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  • first pubbed in the 1990s – it has aged well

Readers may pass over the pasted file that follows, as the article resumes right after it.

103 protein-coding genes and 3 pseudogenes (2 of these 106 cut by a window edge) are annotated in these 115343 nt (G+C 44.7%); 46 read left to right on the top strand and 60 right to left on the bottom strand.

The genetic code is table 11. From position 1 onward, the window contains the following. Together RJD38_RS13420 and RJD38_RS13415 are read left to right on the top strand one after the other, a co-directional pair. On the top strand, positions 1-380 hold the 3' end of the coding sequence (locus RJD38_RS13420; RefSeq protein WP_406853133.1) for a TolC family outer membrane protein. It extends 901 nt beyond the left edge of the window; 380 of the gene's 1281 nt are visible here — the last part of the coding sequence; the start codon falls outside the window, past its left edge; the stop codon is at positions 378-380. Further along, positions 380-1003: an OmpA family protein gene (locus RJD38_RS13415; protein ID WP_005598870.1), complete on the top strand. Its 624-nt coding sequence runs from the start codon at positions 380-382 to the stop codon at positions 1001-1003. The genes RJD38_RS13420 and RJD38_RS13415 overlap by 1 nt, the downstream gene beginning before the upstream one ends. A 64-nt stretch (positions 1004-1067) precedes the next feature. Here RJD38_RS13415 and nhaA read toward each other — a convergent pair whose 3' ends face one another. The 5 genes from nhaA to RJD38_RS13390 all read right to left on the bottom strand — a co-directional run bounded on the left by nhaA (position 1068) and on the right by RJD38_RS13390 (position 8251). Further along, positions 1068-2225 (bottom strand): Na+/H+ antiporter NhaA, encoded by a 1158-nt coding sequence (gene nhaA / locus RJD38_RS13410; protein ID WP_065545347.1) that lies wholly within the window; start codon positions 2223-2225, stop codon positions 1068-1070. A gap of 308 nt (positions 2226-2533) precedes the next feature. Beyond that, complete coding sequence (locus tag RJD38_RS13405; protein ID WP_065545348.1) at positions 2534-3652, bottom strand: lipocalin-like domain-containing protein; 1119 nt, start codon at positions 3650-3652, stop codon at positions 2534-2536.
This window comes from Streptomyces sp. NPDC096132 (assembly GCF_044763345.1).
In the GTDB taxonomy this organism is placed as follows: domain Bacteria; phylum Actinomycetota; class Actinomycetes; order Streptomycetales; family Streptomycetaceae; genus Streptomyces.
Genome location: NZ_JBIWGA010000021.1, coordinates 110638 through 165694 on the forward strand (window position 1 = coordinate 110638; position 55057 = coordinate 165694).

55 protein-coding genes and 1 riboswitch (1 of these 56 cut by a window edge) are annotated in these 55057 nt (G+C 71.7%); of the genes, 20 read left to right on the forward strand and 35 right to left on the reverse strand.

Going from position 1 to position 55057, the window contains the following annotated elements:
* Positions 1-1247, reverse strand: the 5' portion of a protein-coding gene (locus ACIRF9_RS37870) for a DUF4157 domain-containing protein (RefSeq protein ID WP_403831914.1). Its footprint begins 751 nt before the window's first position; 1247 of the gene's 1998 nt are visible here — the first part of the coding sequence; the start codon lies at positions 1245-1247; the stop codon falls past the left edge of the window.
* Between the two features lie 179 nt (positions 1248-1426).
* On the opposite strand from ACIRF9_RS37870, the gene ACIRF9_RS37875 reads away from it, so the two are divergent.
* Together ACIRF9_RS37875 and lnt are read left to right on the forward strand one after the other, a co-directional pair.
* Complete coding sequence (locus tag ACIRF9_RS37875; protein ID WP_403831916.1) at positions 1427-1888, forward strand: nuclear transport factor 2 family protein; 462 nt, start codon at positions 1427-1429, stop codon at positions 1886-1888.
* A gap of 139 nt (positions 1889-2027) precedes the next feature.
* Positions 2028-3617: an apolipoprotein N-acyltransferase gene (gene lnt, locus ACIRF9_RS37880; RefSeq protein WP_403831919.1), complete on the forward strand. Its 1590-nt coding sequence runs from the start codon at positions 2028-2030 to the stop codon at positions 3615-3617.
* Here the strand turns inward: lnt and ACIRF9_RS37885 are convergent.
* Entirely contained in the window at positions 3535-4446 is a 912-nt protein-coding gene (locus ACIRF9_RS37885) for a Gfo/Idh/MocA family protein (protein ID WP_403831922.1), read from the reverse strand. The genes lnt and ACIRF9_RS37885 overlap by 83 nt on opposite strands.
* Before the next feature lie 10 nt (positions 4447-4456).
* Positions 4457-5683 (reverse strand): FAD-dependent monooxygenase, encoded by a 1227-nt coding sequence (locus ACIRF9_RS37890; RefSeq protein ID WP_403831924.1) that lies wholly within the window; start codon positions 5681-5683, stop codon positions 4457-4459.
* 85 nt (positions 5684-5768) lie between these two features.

One for the Money was originally published back in the 1990s and is just now being reissued in e-book. However, it has aged well, perhaps because it never took itself too seriously to start with. Cat Caliban has finally buried her husband, Fred, who probably hadn’t really listened to her in the last twenty years. And with her kids also (mostly) out of the house, she wants something new to do. So she decides to become a PI. If you think this sounds like shades of Mrs Pollifax, don’t worry – Cat admits a few pages in that Mrs Pollifax is one of her role models, and also the reason she’s thinking about taking karate lessons. But One for the Money has its own style, and its own sense of humor, and I quite liked it. When Cat buys and becomes the landlady of a small apartment building in an edgier (read “poorer”) part of Cincinnati, she bewilders some folks from her former life, as well as her two older children. But she picks up a new group of friends and tenants who add a lot to her life. And this cast of characters helps her solve the murder of a local unhoused person, Betty Bags, who has the audacity to turn up dead in one of Cat’s empty apartments. It turns out Betty, and Betty’s friend, Lucille, had unexpected pasts, and the past is never too far away… All-in-all, I enjoyed One for the Money, both for the mystery itself, and also for the surprisingly modern world view of its protagonist, Cat. I try to fight star-flation a bit, and I only give five stars to maybe one in thirty or forty books that I read. So four stars it is, but that is a really solid recommendation from me – and I wish I could give it four-and-one-half stars. A few folks might be offended by Cat’s habit of swearing, started when she was trying to figure out if Fred really wasn’t listening to her, but pretty much everyone else will find something to like in here. My thanks to NetGalley and Boomerang for an advance review copy. And now I’m going to have to read the next one in the series!

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